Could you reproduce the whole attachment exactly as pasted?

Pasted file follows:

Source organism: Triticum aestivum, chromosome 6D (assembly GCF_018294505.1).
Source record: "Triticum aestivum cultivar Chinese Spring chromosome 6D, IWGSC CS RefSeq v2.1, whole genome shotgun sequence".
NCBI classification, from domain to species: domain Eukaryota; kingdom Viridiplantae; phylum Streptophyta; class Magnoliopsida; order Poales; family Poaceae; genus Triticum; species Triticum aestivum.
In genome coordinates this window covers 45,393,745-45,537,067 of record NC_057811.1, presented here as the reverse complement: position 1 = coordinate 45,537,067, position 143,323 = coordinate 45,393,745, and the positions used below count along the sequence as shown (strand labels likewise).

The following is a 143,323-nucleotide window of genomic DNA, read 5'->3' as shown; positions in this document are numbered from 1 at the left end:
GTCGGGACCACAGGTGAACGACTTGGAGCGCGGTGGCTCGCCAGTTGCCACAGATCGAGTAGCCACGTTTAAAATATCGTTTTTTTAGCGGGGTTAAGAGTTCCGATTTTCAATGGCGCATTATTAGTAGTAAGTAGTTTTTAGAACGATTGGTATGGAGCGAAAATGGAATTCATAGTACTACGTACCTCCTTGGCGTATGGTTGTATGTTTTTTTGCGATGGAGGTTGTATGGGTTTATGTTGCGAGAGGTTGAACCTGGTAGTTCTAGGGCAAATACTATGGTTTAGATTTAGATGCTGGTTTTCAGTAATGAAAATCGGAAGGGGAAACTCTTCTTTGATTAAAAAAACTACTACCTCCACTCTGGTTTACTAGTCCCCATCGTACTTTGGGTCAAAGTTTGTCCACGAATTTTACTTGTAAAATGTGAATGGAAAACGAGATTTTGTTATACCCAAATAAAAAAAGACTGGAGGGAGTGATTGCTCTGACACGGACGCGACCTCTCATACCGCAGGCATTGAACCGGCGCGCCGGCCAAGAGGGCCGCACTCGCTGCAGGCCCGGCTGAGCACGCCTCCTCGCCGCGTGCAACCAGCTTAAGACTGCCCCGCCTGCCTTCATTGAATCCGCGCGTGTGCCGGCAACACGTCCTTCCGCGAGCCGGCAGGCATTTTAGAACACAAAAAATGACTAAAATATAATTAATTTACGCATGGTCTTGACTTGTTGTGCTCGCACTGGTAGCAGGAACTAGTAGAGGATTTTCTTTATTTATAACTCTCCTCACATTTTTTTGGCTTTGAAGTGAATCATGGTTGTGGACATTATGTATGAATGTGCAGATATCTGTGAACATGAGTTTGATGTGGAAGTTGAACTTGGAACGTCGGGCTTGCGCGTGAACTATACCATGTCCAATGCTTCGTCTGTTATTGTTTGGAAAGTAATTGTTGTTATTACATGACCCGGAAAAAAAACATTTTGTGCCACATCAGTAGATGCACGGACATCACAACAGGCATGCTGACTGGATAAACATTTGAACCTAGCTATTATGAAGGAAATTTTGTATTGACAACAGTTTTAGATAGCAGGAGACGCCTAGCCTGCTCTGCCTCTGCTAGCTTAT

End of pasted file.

Source organism: Triticum aestivum, chromosome 6D (assembly GCF_018294505.1).
Source record: "Triticum aestivum cultivar Chinese Spring chromosome 6D, IWGSC CS RefSeq v2.1, whole genome shotgun sequence".
NCBI classification, from domain to species: domain Eukaryota; kingdom Viridiplantae; phylum Streptophyta; class Magnoliopsida; order Poales; family Poaceae; genus Triticum; species Triticum aestivum.
In genome coordinates this window covers 45,393,745-45,537,067 of record NC_057811.1, presented here as the reverse complement: position 1 = coordinate 45,537,067, position 143,323 = coordinate 45,393,745, and the positions used below count along the sequence as shown (strand labels likewise).

The following is a 143,323-nucleotide window of genomic DNA, read 5'->3' as shown; positions in this document are numbered from 1 at the left end:
GTCGGGACCACAGGTGAACGACTTGGAGCGCGGTGGCTCGCCAGTTGCCACAGATCGAGTAGCCACGTTTAAAATATCGTTTTTTTAGCGGGGTTAAGAGTTCCGATTTTCAATGGCGCATTATTAGTAGTAAGTAGTTTTTAGAACGATTGGTATGGAGCGAAAATGGAATTCATAGTACTACGTACCTCCTTGGCGTATGGTTGTATGTTTTTTTGCGATGGAGGTTGTATGGGTTTATGTTGCGAGAGGTTGAACCTGGTAGTTCTAGGGCAAATACTATGGTTTAGATTTAGATGCTGGTTTTCAGTAATGAAAATCGGAAGGGGAAACTCTTCTTTGATTAAAAAAACTACTACCTCCACTCTGGTTTACTAGTCCCCATCGTACTTTGGGTCAAAGTTTGTCCACGAATTTTACTTGTAAAATGTGAATGGAAAACGAGATTTTGTTATACCCAAATAAAAAAAGACTGGAGGGAGTGATTGCTCTGACACGGACGCGACCTCTCATACCGCAGGCATTGAACCGGCGCGCCGGCCAAGAGGGCCGCACTCGCTGCAGGCCCGGCTGAGCACGCCTCCTCGCCGCGTGCAACCAGCTTAAGACTGCCCCGCCTGCCTTCATTGAATCCGCGCGTGTGCCGGCAACACGTCCTTCCGCGAGCCGGCAGGCATTTTAGAACACAAAAAATGACTAAAATATAATTAATTTACGCATGGTCTTGACTTGTTGTGCTCGCACTGGTAGCAGGAACTAGTAGAGGATTTTCTTTATTTATAACTCTCCTCACATTTTTTTGGCTTTGAAGTGAATCATGGTTGTGGACATTATGTATGAATGTGCAGATATCTGTGAACATGAGTTTGATGTGGAAGTTGAACTTGGAACGTCGGGCTTGCGCGTGAACTATACCATGTCCAATGCTTCGTCTGTTATTGTTTGGAAAGTAATTGTTGTTATTACATGACCCGGAAAAAAAACATTTTGTGCCACATCAGTAGATGCACGGACATCACAACAGGCATGCTGACTGGATAAACATTTGAACCTAGCTATTATGAAGGAAATTTTGTATTGACAACAGTTTTAGATAGCAGGAGACGCCTAGCCTGCTCTGCCTCTGCTAGCTTAT